“Oooh let’s go to the market” Rohey says when we asks what she has on the menu that night. The small, excited woman works using a special concept. Ze takes her clients to the fishing harbour and the local market to do all the shoppings for the evening meal. This way you get a totally different experience than choosing from a menu card. And if you are already used to the local life, you can go to the market yourself and she will prepare the meal with the ingredients that you provide. After two weeks in Gambia we became half Gambian so we bought her all the ingredients for a cake and Rohey made a delicious birthday cake for Olivier.
That first night we follow Rohey properly in the fishing harbour when she holds up the one fish after the other and asks us which one is good. We don’t see the difference and follow her advice and two nice fishes disappear into the shopping bag. On the market she strolls to the different market stalls. Every time she asks if we like this vegetable and then says “Give her 20 Dalasi”. She knows everybody at the market and is surprisingly direct in the way she talks. When we meet another woman with a little child, Rohey says without any shame “I told her that she has an ugly baby”, laughing out loud for being so cheeky.
We arrive back in the restaurant with a full shopping bag. Rohey gets to work into the kitchen and learns Zoë how to prepare the fish properly. In the meantime she doesn’t stop talking and tells about the difficulties in the rainy saison. There are tourist at that time and the roof doesn’t protect the restaurant well enough. The darkness is coming quickly and, almost like usual, the electricity in Bakau doesn’t work. With a candle in one hand and a spoon in the other the continues cooking undisturbedly. The moving shadows of the dancing flame give this scenery a touch of magic. One hour later a feast appears on the table, which we eat under the flashlight from her cellphone.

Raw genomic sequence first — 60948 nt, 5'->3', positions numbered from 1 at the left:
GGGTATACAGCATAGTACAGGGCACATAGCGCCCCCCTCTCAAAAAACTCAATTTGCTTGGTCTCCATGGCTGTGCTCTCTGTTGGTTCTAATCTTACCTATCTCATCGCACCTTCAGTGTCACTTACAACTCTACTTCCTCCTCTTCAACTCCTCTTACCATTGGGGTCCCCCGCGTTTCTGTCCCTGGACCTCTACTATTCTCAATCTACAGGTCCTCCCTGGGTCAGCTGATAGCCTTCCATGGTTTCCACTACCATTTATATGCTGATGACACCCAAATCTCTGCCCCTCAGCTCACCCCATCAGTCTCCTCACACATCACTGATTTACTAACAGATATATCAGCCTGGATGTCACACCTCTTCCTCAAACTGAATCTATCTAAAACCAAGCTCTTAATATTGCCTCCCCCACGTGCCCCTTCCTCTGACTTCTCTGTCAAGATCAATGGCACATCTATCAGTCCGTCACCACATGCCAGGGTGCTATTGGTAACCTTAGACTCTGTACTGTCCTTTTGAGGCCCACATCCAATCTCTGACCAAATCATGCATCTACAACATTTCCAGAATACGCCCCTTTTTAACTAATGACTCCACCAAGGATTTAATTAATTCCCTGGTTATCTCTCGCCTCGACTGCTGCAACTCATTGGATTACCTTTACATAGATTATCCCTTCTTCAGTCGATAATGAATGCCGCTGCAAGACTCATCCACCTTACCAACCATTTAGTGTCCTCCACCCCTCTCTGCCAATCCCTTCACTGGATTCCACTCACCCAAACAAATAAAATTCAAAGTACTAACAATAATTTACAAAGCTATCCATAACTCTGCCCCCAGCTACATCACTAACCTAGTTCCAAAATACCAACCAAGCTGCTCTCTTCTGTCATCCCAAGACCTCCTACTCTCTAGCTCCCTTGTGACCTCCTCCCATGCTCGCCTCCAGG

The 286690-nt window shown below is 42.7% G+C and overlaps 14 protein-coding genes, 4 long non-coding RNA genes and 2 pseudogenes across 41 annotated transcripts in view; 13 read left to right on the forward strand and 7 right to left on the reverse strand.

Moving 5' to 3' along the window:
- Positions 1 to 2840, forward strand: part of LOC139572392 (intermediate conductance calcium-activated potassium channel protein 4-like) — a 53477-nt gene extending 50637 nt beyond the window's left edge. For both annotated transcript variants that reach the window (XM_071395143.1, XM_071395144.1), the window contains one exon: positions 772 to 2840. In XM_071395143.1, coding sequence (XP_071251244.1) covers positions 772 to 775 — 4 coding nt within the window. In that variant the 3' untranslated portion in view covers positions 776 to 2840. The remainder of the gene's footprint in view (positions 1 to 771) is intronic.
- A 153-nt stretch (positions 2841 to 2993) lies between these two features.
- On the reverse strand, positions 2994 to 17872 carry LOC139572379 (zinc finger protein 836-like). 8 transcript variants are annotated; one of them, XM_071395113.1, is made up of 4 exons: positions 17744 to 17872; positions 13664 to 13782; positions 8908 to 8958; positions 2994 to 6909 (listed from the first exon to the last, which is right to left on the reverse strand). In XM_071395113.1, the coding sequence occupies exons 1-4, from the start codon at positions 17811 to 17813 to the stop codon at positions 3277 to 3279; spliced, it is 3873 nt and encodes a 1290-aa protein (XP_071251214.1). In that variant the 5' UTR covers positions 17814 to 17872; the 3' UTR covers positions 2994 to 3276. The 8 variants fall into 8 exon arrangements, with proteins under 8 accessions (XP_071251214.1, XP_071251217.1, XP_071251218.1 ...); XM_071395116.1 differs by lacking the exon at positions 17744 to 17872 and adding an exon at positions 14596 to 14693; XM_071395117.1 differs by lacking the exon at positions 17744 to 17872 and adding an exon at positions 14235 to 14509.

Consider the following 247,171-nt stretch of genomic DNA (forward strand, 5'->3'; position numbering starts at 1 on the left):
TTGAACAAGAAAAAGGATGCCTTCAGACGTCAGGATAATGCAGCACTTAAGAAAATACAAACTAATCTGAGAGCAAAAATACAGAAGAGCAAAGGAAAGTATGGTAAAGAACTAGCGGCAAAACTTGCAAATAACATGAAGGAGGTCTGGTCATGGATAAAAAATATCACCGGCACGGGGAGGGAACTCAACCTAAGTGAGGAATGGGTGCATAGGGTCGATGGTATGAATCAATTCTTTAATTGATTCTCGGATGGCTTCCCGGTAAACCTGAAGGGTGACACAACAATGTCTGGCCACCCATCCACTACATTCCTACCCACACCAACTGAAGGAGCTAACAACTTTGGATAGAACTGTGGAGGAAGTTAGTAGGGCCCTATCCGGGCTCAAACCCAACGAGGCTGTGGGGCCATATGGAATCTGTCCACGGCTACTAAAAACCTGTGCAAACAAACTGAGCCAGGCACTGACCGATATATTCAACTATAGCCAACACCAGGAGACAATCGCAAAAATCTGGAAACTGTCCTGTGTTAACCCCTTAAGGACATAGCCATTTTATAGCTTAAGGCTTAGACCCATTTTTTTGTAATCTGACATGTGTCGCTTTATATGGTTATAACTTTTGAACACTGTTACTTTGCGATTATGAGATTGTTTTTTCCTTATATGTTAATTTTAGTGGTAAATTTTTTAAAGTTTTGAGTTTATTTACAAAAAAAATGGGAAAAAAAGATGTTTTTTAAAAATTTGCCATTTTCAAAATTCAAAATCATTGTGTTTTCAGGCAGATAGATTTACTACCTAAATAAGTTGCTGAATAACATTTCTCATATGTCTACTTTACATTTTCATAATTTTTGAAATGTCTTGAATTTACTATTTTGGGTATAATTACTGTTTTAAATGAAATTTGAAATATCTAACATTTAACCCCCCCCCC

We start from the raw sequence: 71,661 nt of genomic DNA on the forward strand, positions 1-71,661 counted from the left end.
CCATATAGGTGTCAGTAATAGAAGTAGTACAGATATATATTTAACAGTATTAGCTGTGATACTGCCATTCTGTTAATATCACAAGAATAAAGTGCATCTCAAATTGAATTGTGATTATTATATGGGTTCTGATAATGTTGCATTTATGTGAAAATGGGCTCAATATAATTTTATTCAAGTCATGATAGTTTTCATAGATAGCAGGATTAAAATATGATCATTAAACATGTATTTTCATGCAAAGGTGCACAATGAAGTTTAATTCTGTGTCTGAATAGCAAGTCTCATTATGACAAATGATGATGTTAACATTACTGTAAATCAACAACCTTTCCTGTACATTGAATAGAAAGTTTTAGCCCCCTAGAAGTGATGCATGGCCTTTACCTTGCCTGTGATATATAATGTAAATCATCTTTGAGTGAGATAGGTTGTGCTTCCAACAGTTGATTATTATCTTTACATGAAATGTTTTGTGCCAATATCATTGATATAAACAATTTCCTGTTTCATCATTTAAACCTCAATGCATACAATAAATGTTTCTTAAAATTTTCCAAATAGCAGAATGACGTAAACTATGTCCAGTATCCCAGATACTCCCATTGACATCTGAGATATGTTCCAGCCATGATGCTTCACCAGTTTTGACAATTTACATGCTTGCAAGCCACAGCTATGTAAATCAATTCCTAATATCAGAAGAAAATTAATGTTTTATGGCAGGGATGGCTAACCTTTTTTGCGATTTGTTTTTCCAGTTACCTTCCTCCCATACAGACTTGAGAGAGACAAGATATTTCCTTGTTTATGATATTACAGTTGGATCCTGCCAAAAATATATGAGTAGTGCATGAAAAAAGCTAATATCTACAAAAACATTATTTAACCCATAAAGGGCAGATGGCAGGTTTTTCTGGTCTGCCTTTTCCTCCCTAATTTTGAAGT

The next morning we pass by quickly to take a profile picture for our portrait. The house is packed with big bowls full of chicken. She has a major order for a ceremony, for a many as 700 persons she has to prepare a meal. The catering is the other part of her business, but the orders are seldom. She maybe has one in two months. But that doesn’t repels her dreaming about more.
The African dreams always appears to be about enlarge the current work of business. The boy in the canoe wants his own canoe to organise trips for tourists. The guard in the harbour wants a better job in the headquarter. And Rohey, she wants to build a big restaurants with multiple floors including a guesthouse and large catering. Behind those dreams lies not the image of a flourishing business, but a better life for the whole family. Rohey waits patiently for that one benefactor that will come to her restaurant one day and believes in her dream. In her mind everything is already conceived, with contracts and refunds well arranged. Her hope and positive mindset are admirable because life isn’t easy here. Gambia deserves his name “the smiling coast of Africa”!